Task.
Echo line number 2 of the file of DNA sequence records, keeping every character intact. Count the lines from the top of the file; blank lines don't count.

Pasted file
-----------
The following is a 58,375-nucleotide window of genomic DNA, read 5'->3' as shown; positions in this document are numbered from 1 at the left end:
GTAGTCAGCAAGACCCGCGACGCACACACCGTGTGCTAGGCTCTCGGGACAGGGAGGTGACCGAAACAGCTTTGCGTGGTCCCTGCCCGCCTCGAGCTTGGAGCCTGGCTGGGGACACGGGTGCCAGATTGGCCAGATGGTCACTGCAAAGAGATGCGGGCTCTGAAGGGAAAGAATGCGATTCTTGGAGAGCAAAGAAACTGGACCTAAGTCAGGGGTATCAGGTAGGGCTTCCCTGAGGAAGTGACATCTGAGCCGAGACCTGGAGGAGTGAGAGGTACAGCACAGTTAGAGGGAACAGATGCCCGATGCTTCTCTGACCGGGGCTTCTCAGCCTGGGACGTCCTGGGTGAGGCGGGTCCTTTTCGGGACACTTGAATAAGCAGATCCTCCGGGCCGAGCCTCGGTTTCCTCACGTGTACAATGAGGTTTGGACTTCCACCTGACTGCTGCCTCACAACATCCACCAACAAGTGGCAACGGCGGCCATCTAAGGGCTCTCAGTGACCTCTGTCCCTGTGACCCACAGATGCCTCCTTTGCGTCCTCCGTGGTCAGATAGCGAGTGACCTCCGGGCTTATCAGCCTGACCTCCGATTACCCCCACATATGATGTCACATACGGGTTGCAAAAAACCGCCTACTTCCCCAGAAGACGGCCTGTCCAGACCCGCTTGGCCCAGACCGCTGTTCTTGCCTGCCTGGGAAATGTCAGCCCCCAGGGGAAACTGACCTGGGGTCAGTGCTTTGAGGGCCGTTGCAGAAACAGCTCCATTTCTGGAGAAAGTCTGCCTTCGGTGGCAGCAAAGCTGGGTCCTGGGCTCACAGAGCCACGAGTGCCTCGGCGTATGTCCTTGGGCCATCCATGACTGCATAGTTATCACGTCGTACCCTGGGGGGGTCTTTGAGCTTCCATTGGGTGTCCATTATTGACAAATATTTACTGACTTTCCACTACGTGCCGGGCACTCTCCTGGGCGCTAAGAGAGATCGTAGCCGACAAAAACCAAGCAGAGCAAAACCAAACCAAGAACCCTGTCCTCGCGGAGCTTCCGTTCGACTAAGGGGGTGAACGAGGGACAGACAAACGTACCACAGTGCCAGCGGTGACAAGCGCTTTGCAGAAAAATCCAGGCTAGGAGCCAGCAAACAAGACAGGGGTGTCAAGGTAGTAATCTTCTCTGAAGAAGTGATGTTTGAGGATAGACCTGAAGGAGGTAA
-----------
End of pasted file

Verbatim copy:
GTAGTCAGCAAGACCCGCGACGCACACACCGTGTGCTAGGCTCTCGGGACAGGGAGGTGACCGAAACAGCTTTGCGTGGTCCCTGCCCGCCTCGAGCTTGGAGCCTGGCTGGGGACACGGGTGCCAGATTGGCCAGATGGTCACTGCAAAGAGATGCGGGCTCTGAAGGGAAAGAATGCGATTCTTGGAGAGCAAAGAAACTGGACCTAAGTCAGGGGTATCAGGTAGGGCTTCCCTGAGGAAGTGACATCTGAGCCGAGACCTGGAGGAGTGAGAGGTACAGCACAGTTAGAGGGAACAGATGCCCGATGCTTCTCTGACCGGGGCTTCTCAGCCTGGGACGTCCTGGGTGAGGCGGGTCCTTTTCGGGACACTTGAATAAGCAGATCCTCCGGGCCGAGCCTCGGTTTCCTCACGTGTACAATGAGGTTTGGACTTCCACCTGACTGCTGCCTCACAACATCCACCAACAAGTGGCAACGGCGGCCATCTAAGGGCTCTCAGTGACCTCTGTCCCTGTGACCCACAGATGCCTCCTTTGCGTCCTCCGTGGTCAGATAGCGAGTGACCTCCGGGCTTATCAGCCTGACCTCCGATTACCCCCACATATGATGTCACATACGGGTTGCAAAAAACCGCCTACTTCCCCAGAAGACGGCCTGTCCAGACCCGCTTGGCCCAGACCGCTGTTCTTGCCTGCCTGGGAAATGTCAGCCCCCAGGGGAAACTGACCTGGGGTCAGTGCTTTGAGGGCCGTTGCAGAAACAGCTCCATTTCTGGAGAAAGTCTGCCTTCGGTGGCAGCAAAGCTGGGTCCTGGGCTCACAGAGCCACGAGTGCCTCGGCGTATGTCCTTGGGCCATCCATGACTGCATAGTTATCACGTCGTACCCTGGGGGGGTCTTTGAGCTTCCATTGGGTGTCCATTATTGACAAATATTTACTGACTTTCCACTACGTGCCGGGCACTCTCCTGGGCGCTAAGAGAGATCGTAGCCGACAAAAACCAAGCAGAGCAAAACCAAACCAAGAACCCTGTCCTCGCGGAGCTTCCGTTCGACTAAGGGGGTGAACGAGGGACAGACAAACGTACCACAGTGCCAGCGGTGACAAGCGCTTTGCAGAAAAATCCAGGCTAGGAGCCAGCAAACAAGACAGGGGTGTCAAGGTAGTAATCTTCTCTGAAGAAGTGATGTTTGAGGATAGACCTGAAGGAGGTAA